December 9th, 2007
It’s been about 20 years since the last time I watched this movie. I wanted to see if it’s as good as I used to think it was.
Rumble Fish was directed by Francis Ford Coppola (The Godfather, Apocalypse Now). The script is based on a novel for teenagers by S.E. Hinton.
Several of Hinton’s books were made into movies in the 1980s, usually in a naturalistic style: Tex, The Outsiders, That was then… this is now. This one is completely different. It’s abstract, stylized, poetic, dreamlike, mythic… a black-and-white art film for teenagers.
Hinton clearly didn’t object to the treatment, as she and Coppola are listed as co-screenwriters. She even makes a cameo appearance in the film.
S.E. Hinton with Matt Dillon and Mickey Rourke
The cast is like a who’s who of Hollywood actors, all in their ridiculously youthful 80’s versions. Matt Dillon (There’s Something about Mary, Crash) and Mickey Rourke (Diner, The Wrestler) play Rusty James and his charismatic older brother, The Motorcycle Boy. Both are perfectly cast.
Rusty James, 17, is rough, impulsive, loyal, yearning to be like his brother. Here he leads his boys into battle.
The Motorcycle Boy (he has no other name), 21, is a gentle, enigmatic figure with a knowing half-smile. Many of the characters in the film, including his father and The Motorcycle Boy himself, think he’s crazy. He’s the Christ figure for this movie.
Rusty James’s girlfriend Patty is played by a young Diane Lane (Must Love Dogs, Tuscan Sun). Patty’s toothy little sister is Coppola’s daughter Sofia, who also appeared in The Godfather: Part III as Mary Corleone. Now all grown up, she is probably best known as the director of The Virgin Suicides, Lost in Translation, and Marie Antoinette.
Coppola, Dillon, Lane
Rusty James wants to follow in his brother’s footsteps by bringing gang warfare back to the neighbourhood. In his crew are a young Nicolas Cage (star of Moonstruck, Face Off, City of Angels, and many others) and a young Christoper Penn. (Brother of Sean. I know him best from Reservoir Dogs.)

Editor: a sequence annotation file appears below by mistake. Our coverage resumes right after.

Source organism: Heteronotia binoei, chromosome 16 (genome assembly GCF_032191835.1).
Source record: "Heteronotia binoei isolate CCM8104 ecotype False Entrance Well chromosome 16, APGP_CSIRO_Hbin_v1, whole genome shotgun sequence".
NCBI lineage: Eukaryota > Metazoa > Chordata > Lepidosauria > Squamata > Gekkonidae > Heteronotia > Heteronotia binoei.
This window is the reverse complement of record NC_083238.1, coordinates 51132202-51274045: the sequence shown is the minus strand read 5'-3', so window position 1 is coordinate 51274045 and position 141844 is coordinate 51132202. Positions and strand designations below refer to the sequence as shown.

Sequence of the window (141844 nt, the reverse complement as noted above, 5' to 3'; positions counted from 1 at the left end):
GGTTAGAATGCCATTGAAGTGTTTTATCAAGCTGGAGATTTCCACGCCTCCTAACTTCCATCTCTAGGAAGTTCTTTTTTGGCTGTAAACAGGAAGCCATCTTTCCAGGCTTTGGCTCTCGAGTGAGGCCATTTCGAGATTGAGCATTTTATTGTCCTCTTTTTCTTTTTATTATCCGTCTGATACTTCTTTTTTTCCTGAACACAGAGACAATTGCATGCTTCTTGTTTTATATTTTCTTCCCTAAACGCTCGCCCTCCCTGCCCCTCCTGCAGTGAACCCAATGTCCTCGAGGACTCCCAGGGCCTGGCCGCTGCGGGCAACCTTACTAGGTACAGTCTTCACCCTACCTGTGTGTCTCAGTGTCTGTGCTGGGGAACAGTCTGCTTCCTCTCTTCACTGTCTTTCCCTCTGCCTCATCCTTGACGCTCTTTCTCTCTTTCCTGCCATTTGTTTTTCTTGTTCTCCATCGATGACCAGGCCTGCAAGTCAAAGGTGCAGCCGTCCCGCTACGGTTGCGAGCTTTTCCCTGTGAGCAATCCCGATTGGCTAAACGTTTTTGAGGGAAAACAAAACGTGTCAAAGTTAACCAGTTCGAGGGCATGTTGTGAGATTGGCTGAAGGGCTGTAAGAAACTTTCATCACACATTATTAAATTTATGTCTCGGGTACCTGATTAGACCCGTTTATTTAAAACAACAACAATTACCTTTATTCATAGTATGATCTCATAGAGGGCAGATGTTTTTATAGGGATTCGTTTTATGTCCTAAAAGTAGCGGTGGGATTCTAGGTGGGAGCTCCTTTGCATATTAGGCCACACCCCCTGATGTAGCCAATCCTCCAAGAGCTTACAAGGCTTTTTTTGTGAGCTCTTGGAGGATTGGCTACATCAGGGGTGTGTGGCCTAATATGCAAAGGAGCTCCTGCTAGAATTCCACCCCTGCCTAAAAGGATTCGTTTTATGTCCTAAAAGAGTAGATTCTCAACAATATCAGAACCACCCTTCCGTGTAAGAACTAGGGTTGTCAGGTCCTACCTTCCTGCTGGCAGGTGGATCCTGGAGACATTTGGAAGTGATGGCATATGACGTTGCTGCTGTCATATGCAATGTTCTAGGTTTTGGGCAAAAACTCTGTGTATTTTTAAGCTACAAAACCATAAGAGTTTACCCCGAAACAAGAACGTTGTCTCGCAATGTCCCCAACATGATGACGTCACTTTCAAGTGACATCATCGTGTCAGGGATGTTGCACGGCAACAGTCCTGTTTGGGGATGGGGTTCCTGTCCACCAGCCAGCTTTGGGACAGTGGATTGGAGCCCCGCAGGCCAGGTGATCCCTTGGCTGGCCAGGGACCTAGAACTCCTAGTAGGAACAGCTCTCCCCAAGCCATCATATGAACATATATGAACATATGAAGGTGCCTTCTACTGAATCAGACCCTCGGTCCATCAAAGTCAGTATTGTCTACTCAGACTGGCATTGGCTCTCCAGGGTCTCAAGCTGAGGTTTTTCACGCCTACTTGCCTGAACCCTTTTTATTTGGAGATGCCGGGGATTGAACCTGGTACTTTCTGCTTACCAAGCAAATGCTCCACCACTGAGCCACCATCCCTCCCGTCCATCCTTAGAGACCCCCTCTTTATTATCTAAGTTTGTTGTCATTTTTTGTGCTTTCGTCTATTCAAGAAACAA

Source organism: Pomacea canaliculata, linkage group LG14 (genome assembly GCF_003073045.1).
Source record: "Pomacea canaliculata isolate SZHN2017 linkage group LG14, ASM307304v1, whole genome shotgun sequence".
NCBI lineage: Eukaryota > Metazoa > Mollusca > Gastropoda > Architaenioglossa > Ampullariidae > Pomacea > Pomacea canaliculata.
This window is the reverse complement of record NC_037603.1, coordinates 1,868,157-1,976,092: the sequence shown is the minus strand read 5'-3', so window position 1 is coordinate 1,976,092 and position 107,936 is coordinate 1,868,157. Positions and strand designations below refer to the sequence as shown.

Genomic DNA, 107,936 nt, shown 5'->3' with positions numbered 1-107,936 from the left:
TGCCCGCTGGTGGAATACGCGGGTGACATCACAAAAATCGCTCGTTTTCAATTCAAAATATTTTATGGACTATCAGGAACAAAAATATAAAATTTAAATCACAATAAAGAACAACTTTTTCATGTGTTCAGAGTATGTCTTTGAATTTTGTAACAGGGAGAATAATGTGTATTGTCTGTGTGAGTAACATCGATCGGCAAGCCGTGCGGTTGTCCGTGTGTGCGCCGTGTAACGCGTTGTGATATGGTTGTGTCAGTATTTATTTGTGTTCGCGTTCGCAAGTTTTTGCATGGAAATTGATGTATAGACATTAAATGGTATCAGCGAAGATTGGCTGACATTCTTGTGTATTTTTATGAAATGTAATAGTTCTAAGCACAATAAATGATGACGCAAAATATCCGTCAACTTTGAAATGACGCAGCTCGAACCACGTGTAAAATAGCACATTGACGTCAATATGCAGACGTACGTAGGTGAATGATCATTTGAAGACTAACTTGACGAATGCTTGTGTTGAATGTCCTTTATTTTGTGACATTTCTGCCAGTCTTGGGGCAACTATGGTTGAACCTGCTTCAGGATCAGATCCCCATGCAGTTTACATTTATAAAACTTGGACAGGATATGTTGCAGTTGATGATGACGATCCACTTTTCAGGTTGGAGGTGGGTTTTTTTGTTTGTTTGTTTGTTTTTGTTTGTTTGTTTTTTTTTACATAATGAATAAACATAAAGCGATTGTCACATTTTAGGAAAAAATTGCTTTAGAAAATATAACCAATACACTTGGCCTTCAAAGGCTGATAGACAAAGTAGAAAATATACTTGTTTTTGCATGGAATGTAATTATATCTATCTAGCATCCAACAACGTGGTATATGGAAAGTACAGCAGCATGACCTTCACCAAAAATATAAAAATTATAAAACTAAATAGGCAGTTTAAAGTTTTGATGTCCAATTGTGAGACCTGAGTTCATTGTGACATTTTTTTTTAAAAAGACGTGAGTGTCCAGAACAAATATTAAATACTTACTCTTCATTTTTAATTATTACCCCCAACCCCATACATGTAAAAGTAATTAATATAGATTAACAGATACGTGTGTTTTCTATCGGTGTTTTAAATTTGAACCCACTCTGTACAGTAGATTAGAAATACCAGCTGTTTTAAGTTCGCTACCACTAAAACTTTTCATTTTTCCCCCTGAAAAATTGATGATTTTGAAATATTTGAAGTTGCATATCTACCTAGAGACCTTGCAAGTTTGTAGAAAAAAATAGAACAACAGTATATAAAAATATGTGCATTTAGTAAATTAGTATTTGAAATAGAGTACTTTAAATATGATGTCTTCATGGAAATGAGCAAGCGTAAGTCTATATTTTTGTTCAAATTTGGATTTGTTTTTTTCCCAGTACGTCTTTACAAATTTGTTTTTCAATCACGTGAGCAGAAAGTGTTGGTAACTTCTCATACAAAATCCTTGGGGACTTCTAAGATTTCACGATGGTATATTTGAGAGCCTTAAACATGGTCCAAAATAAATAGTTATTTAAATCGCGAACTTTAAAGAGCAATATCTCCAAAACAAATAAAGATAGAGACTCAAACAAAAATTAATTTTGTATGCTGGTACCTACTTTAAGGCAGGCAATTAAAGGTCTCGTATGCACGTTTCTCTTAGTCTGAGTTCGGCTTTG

Also on the scene is a young Laurence Fishbourne (The Matrix).
Down at Benny’s Diner where the kids play pool and drink coke, Benny himself is played by the young Tom Waits in full-on mumbling hipster mode. And the boys’ alcoholic dad is played by Dennis Hopper (Blue Velvet, Stand By Me).
The story is simple. The Motorcycle Boy has been out to California, and when he gets back he doesn’t believe in gangs anymore. The title symbol refers to some fighting fish in a pet store. There are two colours of fish, red and blue, and they are separated by a glass barrier so they won’t tear each other to bits. (If you hold a mirror up to the glass, The Motorcycle Boy says, they will tear themselves to bits.) They are the only objects rendered in colour. The Motorcycle Boy wants to release them into the river so they won’t fight anymore.
Here’s my verdict: I still love this movie. I love how it’s shot, the dreamy cityscapes with steam and smoke blanketing the ground and huge white pigeons fluttering around everywhere. Coppola shows the passing of time with low-angle time-lapse shots of buildings with shadows floating across them, clouds scudding by at hyper-speed. The soundtrack is full of enigmatic clicking and hissing noises that you hardly notice until you hear them, and then you can’t stop listening to them. And the ending still makes me cry.
The whole thing is like a modern Greek myth, full of important secrets that you should attend to on pain of your life. (I don’t know if this is true, but it seems to be. Don’t forget we’re in movie land.) I think it’s one of the all-time greats. You should watch it if you haven’t, and if you haven’t seen it since the 80s, it’s time to get it again. It’s out on DVD.